The Public Paperfolding History Project

Index Page


Closed Wrappers

This page is being used to collect information about a type of tsutsumi from the Japanese tradition that I call Closed Wrappers, because they are intended to securely container seeds, powders etc. Please contact me if you know any of this information is incorrect or if you have any other information that should be added. Thank you.

'Tsutsumi' just means 'wrapping' in a very general sense. There are a huge variety of wrappers found in the Japanese paperfolding tradition and it is difficult to divide them into completely distinct categories. However, it does seem useful to me to distinguish between two of the most obvious categories, which I call closed and open wrappers respectively.

Closed Wrappers are folded paper packages the design of which is often (or perhaps usually) specific to the foodstuff or other items the package is intended to contain. These wrappers are closed so that the contents don't fall out.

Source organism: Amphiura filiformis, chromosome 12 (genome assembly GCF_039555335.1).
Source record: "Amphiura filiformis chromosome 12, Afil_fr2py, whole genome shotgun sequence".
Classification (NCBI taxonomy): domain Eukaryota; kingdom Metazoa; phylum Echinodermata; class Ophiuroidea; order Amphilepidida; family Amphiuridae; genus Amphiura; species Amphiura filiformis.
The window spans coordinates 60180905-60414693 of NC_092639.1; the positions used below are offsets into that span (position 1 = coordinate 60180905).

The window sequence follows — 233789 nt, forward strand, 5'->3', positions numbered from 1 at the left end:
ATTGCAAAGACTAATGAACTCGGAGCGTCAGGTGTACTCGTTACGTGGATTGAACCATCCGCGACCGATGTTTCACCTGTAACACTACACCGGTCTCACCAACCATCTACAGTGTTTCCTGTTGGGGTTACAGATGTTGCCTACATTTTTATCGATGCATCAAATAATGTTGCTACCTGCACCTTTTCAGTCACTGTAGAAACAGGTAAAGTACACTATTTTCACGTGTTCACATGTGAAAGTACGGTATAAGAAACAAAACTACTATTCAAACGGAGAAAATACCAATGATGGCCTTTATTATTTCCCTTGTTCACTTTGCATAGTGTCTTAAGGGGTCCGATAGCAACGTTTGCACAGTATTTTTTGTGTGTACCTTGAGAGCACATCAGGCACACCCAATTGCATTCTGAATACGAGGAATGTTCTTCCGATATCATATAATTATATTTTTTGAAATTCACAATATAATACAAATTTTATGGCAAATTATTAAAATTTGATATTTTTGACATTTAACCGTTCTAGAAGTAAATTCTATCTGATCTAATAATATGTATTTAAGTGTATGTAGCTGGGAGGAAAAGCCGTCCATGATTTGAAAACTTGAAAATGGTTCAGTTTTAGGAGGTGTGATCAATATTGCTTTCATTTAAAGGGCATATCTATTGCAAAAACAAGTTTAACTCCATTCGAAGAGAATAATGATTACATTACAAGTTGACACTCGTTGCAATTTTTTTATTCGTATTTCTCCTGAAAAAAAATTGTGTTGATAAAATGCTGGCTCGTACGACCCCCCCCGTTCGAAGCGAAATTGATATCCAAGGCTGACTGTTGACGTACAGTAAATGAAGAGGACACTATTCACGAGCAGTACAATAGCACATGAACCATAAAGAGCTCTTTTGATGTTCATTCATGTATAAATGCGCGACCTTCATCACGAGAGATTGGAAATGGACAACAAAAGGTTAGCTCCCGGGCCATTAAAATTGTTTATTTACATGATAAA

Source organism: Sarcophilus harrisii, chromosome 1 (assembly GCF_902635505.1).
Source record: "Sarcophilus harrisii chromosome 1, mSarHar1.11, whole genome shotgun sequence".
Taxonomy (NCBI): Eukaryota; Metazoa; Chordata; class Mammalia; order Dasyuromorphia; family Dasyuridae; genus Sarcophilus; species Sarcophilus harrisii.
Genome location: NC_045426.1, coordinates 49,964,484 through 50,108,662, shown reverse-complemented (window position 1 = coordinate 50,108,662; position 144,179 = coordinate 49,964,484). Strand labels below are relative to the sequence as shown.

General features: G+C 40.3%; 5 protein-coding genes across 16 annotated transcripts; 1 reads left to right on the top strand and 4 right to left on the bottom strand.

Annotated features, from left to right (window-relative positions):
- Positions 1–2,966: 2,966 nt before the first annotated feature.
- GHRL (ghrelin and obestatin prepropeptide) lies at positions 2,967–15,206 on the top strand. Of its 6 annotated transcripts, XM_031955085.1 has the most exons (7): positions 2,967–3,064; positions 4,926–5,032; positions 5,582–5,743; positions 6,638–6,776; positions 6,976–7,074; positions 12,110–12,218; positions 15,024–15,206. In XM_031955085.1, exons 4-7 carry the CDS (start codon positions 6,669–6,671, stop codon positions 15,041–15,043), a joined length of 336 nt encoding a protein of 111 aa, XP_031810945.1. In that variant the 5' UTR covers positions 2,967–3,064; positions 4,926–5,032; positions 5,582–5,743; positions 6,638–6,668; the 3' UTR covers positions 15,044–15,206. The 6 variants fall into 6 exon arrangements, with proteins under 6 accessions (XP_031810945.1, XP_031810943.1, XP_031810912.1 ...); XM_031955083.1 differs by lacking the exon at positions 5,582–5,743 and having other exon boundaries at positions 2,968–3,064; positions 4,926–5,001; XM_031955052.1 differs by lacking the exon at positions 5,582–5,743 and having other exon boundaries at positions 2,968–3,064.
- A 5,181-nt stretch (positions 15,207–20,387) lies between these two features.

Open Wrappers are formal / ceremonial paper wrappers for flowers or greenery, usually (or perhaps always) of a design specific to the particular flower or greenery they are intended to wrap. I call these wrappers 'open' because they do not enclose the whole of the flowers or greenery but only wrap part of the stems.

Note that there are many other wrappers which do not easily fall into either of these categories.

(The terms Open and Closed Wrappers are my own and do not reflect any Japanese usage that I am aware of. Japanese usage does not seem to make this distinction, but it seems helpful to me to do so.)


The Basic Packet - 1648 onwards


The 3x3 Wrap - 1842 onwards


The Hexagonal Incense Packet - 1878 onwards



A design for a Shojo-kawa (Wrapper for Certificate) appears in issue 1894 / 10 of the Japanese children's magazine 'Shokokumin'.



A design for a 'Container' appears in issue 1895 / 3 of the Japanese children's magazine 'Shokokumin'.


The Basic Packet with Integral Noshi - 1905 onwards



'Shukou Tebikigusa : Kokumin Kyoiku Origami Yuihimo' by Ishin Nishigaki, which was published by Meguro Shoten in Nagaoka in 1907 contains diagrams for a 'Banknote Wrapper'.